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Blood pressure drugs have no link with cancer development: Study

Prashasti Awasthi Mumbai | Updated on August 31, 2020

Researchers at the University of Oxford conducted the largest and the most extensive study on around 2,60,000 people in 31 trials to analyse the potential link between blood pressure drugs and cancer.

The researchers established that there is no link between blood pressure drugs and cancer development, as per the study published in the British Heart Foundation’s official website.

Professor James Leiper, the Associate Medical Director at British Heart Foundation, said in a statement: “This very large study has demonstrated that blood pressure-lowering drugs that help to prevent a heart attack or stroke do not increase the risk of developing cancer. This study provides further reassurance that their use is safe.”

“It’s important that patients continue to take their blood pressure medication as prescribed to protect their heart and blood vessels,” he advised.

For the study, the researchers examined five antihypertensive drug classes separately: angiotensin-converting enzyme (ACE) inhibitors, angiotensin II receptor blockers (ARBs), beta-blockers, calcium channel blockers (CCBs), and diuretics.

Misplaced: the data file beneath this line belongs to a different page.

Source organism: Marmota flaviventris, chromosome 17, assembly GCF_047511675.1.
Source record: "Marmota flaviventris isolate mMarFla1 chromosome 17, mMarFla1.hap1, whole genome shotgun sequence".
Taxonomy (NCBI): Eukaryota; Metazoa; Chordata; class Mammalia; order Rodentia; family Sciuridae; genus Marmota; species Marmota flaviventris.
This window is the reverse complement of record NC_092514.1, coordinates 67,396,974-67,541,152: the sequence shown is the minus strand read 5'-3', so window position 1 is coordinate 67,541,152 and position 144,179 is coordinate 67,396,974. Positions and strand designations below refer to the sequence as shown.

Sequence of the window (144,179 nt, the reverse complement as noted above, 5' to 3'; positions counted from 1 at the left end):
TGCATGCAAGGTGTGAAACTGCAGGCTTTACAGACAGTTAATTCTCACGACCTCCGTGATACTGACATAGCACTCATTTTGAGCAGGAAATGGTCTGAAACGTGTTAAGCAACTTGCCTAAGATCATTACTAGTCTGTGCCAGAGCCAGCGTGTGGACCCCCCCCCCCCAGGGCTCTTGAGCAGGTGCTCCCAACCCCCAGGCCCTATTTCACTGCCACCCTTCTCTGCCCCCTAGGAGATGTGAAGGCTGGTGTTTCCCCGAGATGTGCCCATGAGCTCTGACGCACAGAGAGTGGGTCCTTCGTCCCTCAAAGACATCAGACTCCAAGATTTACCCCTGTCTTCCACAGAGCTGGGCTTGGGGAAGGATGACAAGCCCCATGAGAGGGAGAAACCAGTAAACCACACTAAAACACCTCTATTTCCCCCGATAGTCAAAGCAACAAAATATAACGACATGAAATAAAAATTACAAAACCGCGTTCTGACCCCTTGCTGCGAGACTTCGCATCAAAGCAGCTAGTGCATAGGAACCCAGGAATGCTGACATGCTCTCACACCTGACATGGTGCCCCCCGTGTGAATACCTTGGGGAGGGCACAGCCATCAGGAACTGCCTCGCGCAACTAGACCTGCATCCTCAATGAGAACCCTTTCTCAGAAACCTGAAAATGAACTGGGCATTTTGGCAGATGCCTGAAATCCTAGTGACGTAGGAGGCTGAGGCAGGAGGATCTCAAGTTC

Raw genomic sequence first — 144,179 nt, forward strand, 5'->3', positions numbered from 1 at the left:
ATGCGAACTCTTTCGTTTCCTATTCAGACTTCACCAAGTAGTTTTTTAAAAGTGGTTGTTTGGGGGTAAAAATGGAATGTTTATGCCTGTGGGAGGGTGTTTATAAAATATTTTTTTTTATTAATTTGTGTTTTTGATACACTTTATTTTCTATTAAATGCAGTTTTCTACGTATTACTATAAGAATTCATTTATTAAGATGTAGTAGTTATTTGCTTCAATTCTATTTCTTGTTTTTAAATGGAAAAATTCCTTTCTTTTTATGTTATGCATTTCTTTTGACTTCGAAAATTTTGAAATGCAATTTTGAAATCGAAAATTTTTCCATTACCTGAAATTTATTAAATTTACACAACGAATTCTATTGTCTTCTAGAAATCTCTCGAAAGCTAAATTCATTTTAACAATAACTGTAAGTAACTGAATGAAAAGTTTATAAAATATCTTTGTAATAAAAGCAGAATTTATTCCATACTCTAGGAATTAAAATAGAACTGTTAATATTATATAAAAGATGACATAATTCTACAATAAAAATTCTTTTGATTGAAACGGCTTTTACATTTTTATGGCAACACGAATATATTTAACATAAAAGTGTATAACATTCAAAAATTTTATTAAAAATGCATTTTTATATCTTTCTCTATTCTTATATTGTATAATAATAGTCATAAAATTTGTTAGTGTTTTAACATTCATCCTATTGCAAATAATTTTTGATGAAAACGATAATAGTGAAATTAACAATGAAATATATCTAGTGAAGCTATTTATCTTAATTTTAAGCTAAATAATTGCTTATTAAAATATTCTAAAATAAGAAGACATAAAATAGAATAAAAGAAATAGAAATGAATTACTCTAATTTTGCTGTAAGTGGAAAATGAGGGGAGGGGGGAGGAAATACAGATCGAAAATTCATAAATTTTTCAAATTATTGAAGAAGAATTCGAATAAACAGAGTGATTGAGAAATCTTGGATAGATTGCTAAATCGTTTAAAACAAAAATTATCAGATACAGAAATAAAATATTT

The investigators estimated the effect of each drug class on the risk of developing any type of cancer, of dying from cancer, and of developing breast, colorectal, lung, prostate, and skin cancers.

They also examined whether there were any differences according to age, gender, body size, smoking status, and previous antihypertensive medication use before taking part in the trial.

During an average of four years, there were around 15,000 new diagnoses of cancer. The researchers found no evidence that the use of any antihypertensive drug class increased the risk of cancer of any kind.

Published on August 31, 2020

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